What's new with multitasking on Windows 11

Windows 11 Snap Layouts
Windows 11 Snap Layouts (Image credit: Windows Central)

On Windows 11, Microsoft is also improving the way users work with multiple applications with new features, such as Snap layouts and Snap groups, to make snapping windows on the desktop a little easier, especially to manage windows in wider displays.

The Virtual Desktop experience has also been updated with a new name (Desktops), a better interface, and the ability to choose a different background image per desktop. Windows 11 introduces new settings to make it easier to work with apps with external monitors, and you can now decide whether to enable or disable the title bar window shake feature.

In this Windows 11 guide, we dive into the multitasking improvements available in the new version.

Windows 11 new multitasking improvements

As part of the multitasking improvements, Windows 11 brings changes to Snap assist with Snap groups, Virtual Desktops becomes Desktops and includes a new design and various tweaks. And, you can now enable or disable the title bar window shake feature.

Snap assist

Snap assist has been around for a long time, and it's a feature designed to help you organize the windows on the screen quickly. Although the feature can help you snap windows perfectly on the side or corners, it hasn't been an intuitive experience for most users since they didn't have any visual aid.

As a result, Windows 11 now ships with new features, including Snap layouts and Snap groups, to improve the experience when multitasking with various windows.

Snap layouts

"Snap layouts" is a feature that brings up a menu with different grids when hovering over the maximize button. Once you select a layout and position, Snap assist will guide you to continue positioning windows in the remaining zones.

Source: Windows Central (Image credit: Source: Windows Central)

In the past, Snap assist only supported around three different layouts to arrange the windows, but with Snap layouts, you now have up to six different layouts. However, the number will depend on the size of the screen.

Source: Windows Central (Image credit: Source: Windows Central)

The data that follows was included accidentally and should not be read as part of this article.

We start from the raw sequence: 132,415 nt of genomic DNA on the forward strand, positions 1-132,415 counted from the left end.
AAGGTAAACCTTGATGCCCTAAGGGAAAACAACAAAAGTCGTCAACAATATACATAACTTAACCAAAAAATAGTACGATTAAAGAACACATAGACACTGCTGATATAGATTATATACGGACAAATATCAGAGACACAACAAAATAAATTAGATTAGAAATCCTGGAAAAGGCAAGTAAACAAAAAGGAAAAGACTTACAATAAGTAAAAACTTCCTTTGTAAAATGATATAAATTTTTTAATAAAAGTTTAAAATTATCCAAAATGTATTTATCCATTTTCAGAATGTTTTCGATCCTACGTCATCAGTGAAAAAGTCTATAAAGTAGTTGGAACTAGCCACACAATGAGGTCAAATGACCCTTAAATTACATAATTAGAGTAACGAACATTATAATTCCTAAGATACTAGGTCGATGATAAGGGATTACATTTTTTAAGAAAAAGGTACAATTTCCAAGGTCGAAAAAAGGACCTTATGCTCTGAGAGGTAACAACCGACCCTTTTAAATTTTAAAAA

If you are using a tablet in portrait mode, when snapping to the right and left sides of the screen, Snap assist will smartly position one window at the bottom and the other one at the top.

When dragging windows manually to either side or corners, you will also notice that the Snap assist preview has been updated with the same interface design that Microsoft is using on Windows 11, including rounded corners and frosted glass transparency.

On Windows 11, you can open the Snap layouts menu by hovering over the maximize button or using the Windows key + Z keyboard shortcut.

Snap groups

Snap groups is also part of the Snap assist experience. However, it's a feature available through the Taskbar that allows you to switch to different groups of snapped windows when switching to another app. This way, you don't have to re-snap them again to get back to what you were doing a little faster.

Source: Windows Central (Image credit: Source: Windows Central)

To see Snap groups in action, you need to snap windows as you would normally do, then if you switch focus to another app, you can hover over one of the apps that belong to the snapped group, and the preview will display another preview of the snapped group, which you can choose to return to the previous group of snapped windows.

Snap assist settings

Snap layouts, and Snap groups come enabled by default, but you can decide to disable them from Settings > Multitasking.

The option that enables or disables Snap layouts is the one that reads: Show snap layouts when I hover over a window's maximize buttons.

Source: Windows Central (Image credit: Source: Windows Central)

The option that enables or disables Snap groups is the one that reads: Show snap layouts what the app is part of when I hover over the taskbar buttons.